Industry issues included the amount of taxes the government applied to all goods sold, and setting prices so low that manufacturers could barely break even. “Due consideration should be given by government to ‘What It Costs Our Men to Do Business’ and not to disrupt channels of commerce by setting prices which are not ridiculously low and out of proportion to commercial transactions.”
As the U.S. slowly moved to engage in WWII, this contentiousness was resolved, and manufacturers willingly worked to support all efforts to supply the armed forces with needed goods.
The establishment of the “War Production Board” in 1943 centralized demand and purchasing of canvas covers for army tanks, trucks and artillery, as well as tents and other supplies used in troop transport. It was a direct response to the governments Controlled Materials Plan M-126 restricting the use of many materials (normally used in the commercial canvas products industry) to primarily military use.
National and international
After the war, emphasis shifted to reconstructing the economy and rebuilding commercial markets, as well as re-employing returning soldiers (and laying off many women hired during wartime). Industry issues with government control and product specifications were subsumed by growth in new products and new markets and the introduction of new materials offering greater performance and durability (see “Advances in technology”). Still, a June 1961 Review column urged manufacturing businesses to work more closely with local code officials; building codes remained a perennial stumbling block to getting fabrics approved for use in local construction. (And that is still an issue today, as organizations such as the Fabric Structures Association, a division of IFAI, work to update and standardize building codes.)
Despite all the technological changes in a global marketplace, the issue of a skilled workforce—and the wages they’ll require—remains critical.
International trade, especially importing of fabrics from overseas into the U.S., became much more of an issue in the 1970s. The benefits of thinking globally and acting locally were touted, emphasizing the creation of stronger links among all parts of the supply chain throughout the entire specialty fabrics industry. But the production of fabrics and apparel in the U.S. also began to suffer in the latter part of the 20th century; much cheaper (and often much more cheaply made) imported fabric had U.S. manufacturers worried about price and quality, and much of the apparel industry moved offshore as well, attracted by cheap labor, especially in Asia. Over the last 15 years or so, however, the trend to high-performance technical fabrics and products that could not be manufactured overseas helped the U.S. industry bounce back. Even the apparel industry is seeing a national resurgence as consumer preferences and demands become more sophisticated. Exporting these products to other countries is beginning to balance the trade equation, but a proliferation of trade agreements means a shifting economic landscape continues.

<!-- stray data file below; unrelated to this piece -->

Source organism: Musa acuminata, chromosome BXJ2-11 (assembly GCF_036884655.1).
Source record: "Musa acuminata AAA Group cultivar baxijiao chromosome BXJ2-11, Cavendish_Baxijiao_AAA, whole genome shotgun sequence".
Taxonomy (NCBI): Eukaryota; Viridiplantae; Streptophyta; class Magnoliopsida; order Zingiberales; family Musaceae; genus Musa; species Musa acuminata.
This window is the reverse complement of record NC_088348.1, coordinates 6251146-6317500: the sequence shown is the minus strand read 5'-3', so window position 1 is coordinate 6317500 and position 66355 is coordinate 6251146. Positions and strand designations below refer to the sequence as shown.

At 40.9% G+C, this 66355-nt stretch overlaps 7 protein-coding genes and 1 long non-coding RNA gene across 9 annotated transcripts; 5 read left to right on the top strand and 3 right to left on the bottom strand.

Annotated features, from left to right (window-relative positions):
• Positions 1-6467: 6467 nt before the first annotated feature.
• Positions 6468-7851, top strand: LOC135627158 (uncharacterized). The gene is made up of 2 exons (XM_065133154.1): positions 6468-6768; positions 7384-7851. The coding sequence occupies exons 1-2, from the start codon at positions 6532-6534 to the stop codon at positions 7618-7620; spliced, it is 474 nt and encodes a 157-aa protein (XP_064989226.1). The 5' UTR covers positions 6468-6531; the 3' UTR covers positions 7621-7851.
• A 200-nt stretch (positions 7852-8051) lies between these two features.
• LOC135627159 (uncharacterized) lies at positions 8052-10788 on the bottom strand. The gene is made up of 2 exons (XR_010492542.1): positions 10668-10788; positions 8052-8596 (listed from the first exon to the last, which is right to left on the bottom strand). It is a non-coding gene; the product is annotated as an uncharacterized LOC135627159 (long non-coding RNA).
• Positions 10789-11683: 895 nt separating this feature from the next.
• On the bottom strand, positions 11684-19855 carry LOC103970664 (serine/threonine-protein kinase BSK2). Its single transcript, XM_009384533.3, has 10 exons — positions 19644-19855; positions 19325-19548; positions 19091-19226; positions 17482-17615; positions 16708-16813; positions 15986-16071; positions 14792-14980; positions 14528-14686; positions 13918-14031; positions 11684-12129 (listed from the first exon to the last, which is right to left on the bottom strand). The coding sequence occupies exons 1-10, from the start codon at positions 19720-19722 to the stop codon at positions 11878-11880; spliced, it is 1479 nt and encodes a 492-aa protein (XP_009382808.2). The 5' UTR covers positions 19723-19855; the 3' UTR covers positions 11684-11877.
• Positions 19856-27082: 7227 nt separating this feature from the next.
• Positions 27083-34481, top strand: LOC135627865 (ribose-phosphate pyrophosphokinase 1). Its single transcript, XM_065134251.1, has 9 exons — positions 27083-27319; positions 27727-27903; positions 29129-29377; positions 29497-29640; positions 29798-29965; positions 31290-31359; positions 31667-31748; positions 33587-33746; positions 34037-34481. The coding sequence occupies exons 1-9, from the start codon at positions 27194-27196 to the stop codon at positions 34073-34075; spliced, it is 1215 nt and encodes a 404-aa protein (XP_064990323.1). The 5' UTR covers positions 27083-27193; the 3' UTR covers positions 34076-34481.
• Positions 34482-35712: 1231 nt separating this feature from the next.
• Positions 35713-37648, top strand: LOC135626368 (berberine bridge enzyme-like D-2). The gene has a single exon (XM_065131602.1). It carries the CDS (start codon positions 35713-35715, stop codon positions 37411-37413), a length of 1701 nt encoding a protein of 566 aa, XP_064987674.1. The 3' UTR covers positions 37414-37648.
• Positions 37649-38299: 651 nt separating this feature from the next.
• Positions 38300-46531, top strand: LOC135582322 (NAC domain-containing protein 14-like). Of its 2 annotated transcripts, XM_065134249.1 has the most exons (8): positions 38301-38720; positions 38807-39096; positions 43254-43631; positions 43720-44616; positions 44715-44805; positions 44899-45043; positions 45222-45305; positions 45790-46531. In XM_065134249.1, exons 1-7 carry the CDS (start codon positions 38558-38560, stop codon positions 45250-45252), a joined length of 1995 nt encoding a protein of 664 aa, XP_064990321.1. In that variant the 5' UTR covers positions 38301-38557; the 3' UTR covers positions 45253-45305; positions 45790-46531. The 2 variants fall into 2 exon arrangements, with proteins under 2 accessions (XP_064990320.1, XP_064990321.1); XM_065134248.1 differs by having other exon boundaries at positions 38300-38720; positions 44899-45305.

The Information Age is typically defined to have started in the early 1970s and extended to the early 1990s. Coincident to that game-changer is a rapid worldwide growth that Joe Belli, president of Eide Industries in Cerritos, Calif., points out included widespread automation and computerization of the industry. He further identifies the big changes in the specialty fabrics industry as “the increasingly global economic environment and rapid growth of international import and export patterns. It was impossible to ignore these changes without the risk of being left out of the market.”
Despite all the technological changes in a global marketplace, the issue of a skilled workforce—and the wages they’ll require—remains critical. “As manufacturers in the U.S., we must recognize that the lower wages paid in third-world countries are driving down manufacturing costs and selling prices,“ Belli says. “U.S. manufacturers need to recognize and react appropriately to this global change in the workforce, or they will not remain competitive, in the U.S. or abroad. To remain competitive, we must automate, become more efficient and develop other ways to cut both operations and manufacturing costs.”